The deal gives Cineworld access to North America, which has the largest box office market in the world.

Cineworld currently has more than 2,000 screens across 221 sites and also owns the Picturehouse Cinemas chain.

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The deal is a big bet on the cinema sector, which is under threat from streaming sites such as Netflix, Amazon Prime and iTunes which allow viewers to watch films at home.

In the US this summer’s takings at the box office were at their lowest level for more than two decades.

But annual takings have been more than $11bn for the last two years.

And in the UK, cinema attendance is up around 8% so far this year with around 165 million tickets sold each year.

Image copyright Getty Images Image caption The 1946 film Notorious was released in an era of record cinema attendance

The numbers are still a far cry from UK cinema-going’s peak after World War Two which saw a record 1.63 billion cinema admissions in 1946.

Cineworld chief executive Mooky Greidinger said he expected to bring Regal’s profit margins to nearer Cineworld.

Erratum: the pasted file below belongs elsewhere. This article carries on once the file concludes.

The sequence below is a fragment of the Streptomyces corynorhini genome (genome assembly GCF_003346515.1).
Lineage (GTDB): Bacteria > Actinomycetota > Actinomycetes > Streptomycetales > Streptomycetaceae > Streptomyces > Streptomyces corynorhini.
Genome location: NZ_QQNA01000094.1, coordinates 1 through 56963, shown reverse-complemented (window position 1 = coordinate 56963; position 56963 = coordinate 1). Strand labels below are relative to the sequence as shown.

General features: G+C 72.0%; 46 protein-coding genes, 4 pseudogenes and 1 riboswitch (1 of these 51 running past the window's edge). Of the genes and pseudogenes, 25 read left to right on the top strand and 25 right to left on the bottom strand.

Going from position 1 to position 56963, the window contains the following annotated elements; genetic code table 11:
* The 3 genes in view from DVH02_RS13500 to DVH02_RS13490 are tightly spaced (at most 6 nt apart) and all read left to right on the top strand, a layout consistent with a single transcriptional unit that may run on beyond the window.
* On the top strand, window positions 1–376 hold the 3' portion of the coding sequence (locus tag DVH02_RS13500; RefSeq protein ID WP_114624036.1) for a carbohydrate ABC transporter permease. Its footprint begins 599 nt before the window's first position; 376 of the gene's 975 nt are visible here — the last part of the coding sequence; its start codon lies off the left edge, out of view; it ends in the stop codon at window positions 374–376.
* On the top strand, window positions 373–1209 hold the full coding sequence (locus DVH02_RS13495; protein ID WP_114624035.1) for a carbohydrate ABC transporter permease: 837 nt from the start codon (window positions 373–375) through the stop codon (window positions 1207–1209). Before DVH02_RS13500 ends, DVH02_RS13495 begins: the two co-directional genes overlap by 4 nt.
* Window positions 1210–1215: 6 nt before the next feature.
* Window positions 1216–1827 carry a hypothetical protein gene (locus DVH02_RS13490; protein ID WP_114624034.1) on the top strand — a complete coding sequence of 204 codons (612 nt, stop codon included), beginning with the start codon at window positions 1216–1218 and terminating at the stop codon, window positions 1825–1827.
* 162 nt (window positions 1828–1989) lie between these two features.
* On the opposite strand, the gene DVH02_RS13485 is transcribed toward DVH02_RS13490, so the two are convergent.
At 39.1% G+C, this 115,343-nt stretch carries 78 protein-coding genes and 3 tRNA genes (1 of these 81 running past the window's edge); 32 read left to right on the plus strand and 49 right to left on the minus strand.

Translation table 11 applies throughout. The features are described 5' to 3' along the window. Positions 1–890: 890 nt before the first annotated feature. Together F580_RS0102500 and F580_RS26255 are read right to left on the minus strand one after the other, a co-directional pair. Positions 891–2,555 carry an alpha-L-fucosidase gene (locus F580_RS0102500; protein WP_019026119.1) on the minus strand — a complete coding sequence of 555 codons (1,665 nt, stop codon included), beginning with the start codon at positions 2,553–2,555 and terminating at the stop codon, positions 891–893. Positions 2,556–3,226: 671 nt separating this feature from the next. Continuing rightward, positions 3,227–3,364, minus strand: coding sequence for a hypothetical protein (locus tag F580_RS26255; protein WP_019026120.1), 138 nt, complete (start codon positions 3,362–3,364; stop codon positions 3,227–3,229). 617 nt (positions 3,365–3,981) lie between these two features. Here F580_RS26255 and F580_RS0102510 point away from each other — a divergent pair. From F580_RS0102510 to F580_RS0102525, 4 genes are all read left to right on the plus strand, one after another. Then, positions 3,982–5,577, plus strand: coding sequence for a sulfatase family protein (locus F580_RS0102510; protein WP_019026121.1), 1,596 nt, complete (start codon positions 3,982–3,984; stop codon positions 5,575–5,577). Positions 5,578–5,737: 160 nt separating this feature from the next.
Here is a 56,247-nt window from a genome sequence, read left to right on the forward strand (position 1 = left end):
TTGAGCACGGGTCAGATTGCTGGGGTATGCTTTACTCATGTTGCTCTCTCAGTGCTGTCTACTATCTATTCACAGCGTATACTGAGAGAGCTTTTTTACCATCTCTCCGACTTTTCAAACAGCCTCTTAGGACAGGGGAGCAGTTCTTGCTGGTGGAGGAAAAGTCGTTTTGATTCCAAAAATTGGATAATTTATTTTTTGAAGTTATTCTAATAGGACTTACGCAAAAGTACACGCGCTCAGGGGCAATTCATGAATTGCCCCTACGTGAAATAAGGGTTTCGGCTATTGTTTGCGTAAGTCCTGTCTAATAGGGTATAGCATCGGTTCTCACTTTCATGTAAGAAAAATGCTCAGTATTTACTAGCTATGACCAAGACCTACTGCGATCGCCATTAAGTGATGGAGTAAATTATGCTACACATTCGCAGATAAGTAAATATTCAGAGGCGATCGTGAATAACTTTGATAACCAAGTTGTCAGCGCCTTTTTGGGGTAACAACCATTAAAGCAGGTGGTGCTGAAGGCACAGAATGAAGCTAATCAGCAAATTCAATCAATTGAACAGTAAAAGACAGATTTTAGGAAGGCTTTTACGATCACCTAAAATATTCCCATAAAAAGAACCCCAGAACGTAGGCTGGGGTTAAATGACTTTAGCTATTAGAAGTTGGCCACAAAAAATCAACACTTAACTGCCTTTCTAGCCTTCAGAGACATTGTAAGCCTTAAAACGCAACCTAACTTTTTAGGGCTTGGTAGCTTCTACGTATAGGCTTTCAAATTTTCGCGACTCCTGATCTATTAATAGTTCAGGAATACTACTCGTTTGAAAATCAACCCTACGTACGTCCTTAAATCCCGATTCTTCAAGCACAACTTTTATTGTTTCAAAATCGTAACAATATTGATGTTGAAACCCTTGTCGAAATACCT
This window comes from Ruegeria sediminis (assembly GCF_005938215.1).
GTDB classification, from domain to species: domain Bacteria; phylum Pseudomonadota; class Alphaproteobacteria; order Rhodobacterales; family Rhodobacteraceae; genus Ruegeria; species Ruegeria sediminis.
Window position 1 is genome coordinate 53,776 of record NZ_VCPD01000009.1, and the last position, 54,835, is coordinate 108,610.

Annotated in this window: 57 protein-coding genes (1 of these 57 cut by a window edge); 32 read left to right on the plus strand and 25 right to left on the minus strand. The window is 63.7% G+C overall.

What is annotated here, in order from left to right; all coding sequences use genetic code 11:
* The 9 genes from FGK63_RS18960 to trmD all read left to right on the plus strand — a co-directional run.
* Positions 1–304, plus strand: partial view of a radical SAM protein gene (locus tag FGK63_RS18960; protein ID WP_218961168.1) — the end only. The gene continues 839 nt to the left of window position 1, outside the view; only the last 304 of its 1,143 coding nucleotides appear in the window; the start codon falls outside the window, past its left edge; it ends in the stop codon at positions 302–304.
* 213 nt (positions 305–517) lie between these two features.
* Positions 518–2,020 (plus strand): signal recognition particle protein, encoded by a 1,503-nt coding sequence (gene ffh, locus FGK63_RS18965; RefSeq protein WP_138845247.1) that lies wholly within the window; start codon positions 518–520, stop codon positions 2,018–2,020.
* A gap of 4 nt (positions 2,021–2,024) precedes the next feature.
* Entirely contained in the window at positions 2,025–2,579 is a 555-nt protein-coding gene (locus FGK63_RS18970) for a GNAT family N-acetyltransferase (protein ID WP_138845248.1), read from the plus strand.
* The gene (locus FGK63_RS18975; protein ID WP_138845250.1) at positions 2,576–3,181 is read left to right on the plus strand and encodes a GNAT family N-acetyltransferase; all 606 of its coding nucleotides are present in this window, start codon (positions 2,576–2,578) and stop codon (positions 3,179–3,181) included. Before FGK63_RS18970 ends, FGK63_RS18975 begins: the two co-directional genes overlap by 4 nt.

Currently Cineworld has a 22% margin, while Regal has just short of a 20% profit margin.

Its main rival is AMC , which is majority owned by China’s Dalian Wanda Group.

This year, Cineworld’s audiences have been boosted by blockbusters Dunkirk and Despicable Me 3, with recent big releases including Paddington 2 and Justice League.

Mr Greidinger said: “Regal is a great business and provides Cineworld with the optimal platform on which we can continue our growth strategy.”

News of the deal saw shares in Cineworld drop 2.5% by midday.

Last week, the cinema chain’s shares plunged 20% when it revealed it was in takeover talks with Regal.

Cineworld has agreed to pay $23 a share for Regal, and is funding the deal mainly by asking investors to stump up £1.7bn by buying new shares through a procedure known as a rights issue. Issuing new shares typically depresses the price of existing shares.